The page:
The Gentleman’s Guide to Vice and Virtue by Mackenzi Lee
Publisher: Katherine Tegen Books (27th Jun 2017)
Henry “Monty” Montague was born and bred to be a gentleman, but he was never one to be tamed. The finest boarding schools in England and the constant disapproval of his father haven’t been able to curb any of his roguish passions—not for gambling halls, late nights spent with a bottle of spirits, or waking up in the arms of women or men.
But as Monty embarks on his Grand Tour of Europe, his quest for a life filled with pleasure and vice is in danger of coming to an end. Not only does his father expect him to take over the family’s estate upon his return, but Monty is also nursing an impossible crush on his best friend and traveling companion, Percy.
Still it isn’t in Monty’s nature to give up. Even with his younger sister, Felicity, in tow, he vows to make this yearlong escapade one last hedonistic hurrah and flirt with Percy from Paris to Rome. But when one of Monty’s reckless decisions turns their trip abroad into a harrowing manhunt that spans across Europe, it calls into question everything he knows, including his relationship with the boy he adores.
I’d like to thank HarperCollins USA International for an ARC of The Gentleman’s Guide to Vice and Virtue.
Someone hand me a loudspeaker because I need to tell the world to read The Gentleman’s Guide to Vice and Virtue by Mackenzi Lee.
“We’re not courting trouble,” I say. “Flirting with it, at most.”
I am in awe. Because I flipping loved Monty and Percy and Mackenzi Lee wrote such a fantastical and captivating love story—yes, in case you’re wondering, The Gentleman’s Guide to Vice and Virtue features a male-male relationship between the protagonist and his best friend—that made me whoop and swoon so hard, I nearly fell of my chair. More than once.
I am usually not a fan of historical fiction, but if you throw in a delicious helping of humour and a charming cast of characters, I am on board. By the way, have you read My Lady Jane? Because The Gentleman’s Guide to Vice and Virtue is along the vein of the Lady Janies’ fabulously hilarious novel set in Victorian England.
The Gentleman’s Guide to Vice and Virtue follows the story of Henry “Monty” Montague, who is a son of a lord and an all-around playboy with a wicked charm and a devil-may-care attitude, as he goes on his Grand Tour around Europe before returning to the estate to inherit his father’s land. He seeks pleasure in a bottle and he enjoys the company of beautiful women and men and he might be secretly crushing on his best friend, Percy.
If I had to pick a favorite part of Percy’s face—which would be impossible, really, but if held at gunpoint and forced to make a selection—it would be that small star-map across his skin. A part of him it feels as though no one else but me is ever close enough to see.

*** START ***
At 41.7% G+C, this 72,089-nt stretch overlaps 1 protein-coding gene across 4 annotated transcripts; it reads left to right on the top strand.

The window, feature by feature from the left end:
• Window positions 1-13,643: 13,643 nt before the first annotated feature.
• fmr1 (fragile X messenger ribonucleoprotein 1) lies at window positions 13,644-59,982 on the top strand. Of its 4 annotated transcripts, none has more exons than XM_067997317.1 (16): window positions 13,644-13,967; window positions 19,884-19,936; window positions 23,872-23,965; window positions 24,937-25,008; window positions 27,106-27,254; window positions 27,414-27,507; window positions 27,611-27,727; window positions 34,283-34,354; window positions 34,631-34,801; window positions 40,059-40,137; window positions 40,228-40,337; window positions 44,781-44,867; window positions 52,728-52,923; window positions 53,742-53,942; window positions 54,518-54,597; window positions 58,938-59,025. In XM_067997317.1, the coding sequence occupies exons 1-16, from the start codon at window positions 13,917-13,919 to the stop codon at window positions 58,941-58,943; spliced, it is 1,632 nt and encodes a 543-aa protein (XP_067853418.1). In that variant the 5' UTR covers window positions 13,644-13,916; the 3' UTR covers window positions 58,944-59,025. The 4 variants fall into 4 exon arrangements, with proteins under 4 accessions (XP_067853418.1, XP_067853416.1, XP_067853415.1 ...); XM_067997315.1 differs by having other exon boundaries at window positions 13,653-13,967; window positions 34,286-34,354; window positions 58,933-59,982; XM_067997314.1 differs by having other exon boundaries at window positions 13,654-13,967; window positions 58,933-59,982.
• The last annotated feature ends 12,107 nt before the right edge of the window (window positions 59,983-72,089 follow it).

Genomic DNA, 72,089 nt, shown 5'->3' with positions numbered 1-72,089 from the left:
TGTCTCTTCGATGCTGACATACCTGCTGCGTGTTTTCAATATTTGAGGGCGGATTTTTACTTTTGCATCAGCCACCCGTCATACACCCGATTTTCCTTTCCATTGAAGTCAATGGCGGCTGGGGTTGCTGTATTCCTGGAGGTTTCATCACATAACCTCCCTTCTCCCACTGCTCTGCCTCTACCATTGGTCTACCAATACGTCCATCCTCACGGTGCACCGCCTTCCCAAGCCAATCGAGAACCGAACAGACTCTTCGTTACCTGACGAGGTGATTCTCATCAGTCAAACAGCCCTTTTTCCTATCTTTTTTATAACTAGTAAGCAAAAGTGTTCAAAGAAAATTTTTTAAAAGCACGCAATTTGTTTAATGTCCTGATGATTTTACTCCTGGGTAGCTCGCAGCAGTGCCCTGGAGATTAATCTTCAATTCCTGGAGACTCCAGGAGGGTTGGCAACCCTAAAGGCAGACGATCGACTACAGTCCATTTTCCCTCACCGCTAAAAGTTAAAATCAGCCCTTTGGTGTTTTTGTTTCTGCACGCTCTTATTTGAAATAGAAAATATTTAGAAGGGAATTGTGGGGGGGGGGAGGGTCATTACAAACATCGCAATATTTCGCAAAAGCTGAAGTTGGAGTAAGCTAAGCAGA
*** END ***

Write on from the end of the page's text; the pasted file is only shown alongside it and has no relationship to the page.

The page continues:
Jesus take the wheel. I just adored The Gentleman’s Guide to Vice and Virtue so much because it’s downright amazing. I don’t think I can condense my feelings for this book in this review because I just have so much love for the characters, especially Monty and Percy who are currently my favourite cinnamon rolls in YA.
I turn, and the words crumble into dust. Percy’s sitting on the bed, fiddling with a tinderbox on the nightstand and wearing nothing but a long shirt, which has gotten bunched up around his hips, leaving very little to my imagination. The neck hangs open so that the dusky light slides over the smooth skin of his chest like oil on water.
It is perhaps the most unfair play in the history of unrequited love.
As I’ve mentioned, I am not a huge fan of historical fiction but there’s something about a bisexual protagonist traipsing across Europe and getting his ass handed to him at every turn and the too-adorable moments with his best friend, that makes me love this book with all my heart!
Never a dull moment, Mackenzi Lee’s stunning debut is a delicious romp with the right amount of charm and sass from its cast of zany, unforgettable characters! I really enjoyed the premise of the story, where readers are introduced to life in the 17th century and what Grand Tours are about.
“The stars dust gold leafing on his skin. And we are looking at each other, just looking, and I swear there are whole lifetimes lived in those small, shared moments.”
I thought Mackenzi Lee captured the essence of life in the 17th century quite well, especially when highlighting issues and themes such as racism (Percy is dark-skinned), status, social expectations (Monty’s sister is an aspiring physician and badass queen) and homosexuality.
All in all, The Gentleman’s Guide to Vice and Virtue is a clear winner as it definitely deserves a spot on my bookshelf. I adored the multi-faceted story, where there were several subplots integrated into the whole story. I fell a little bit in love with Monty every time he did something silly or endearing. With a sweet, adorable romance between Monty and Percy that had me swooning, this fun-filled romp has found its way onto my list of favourites this year!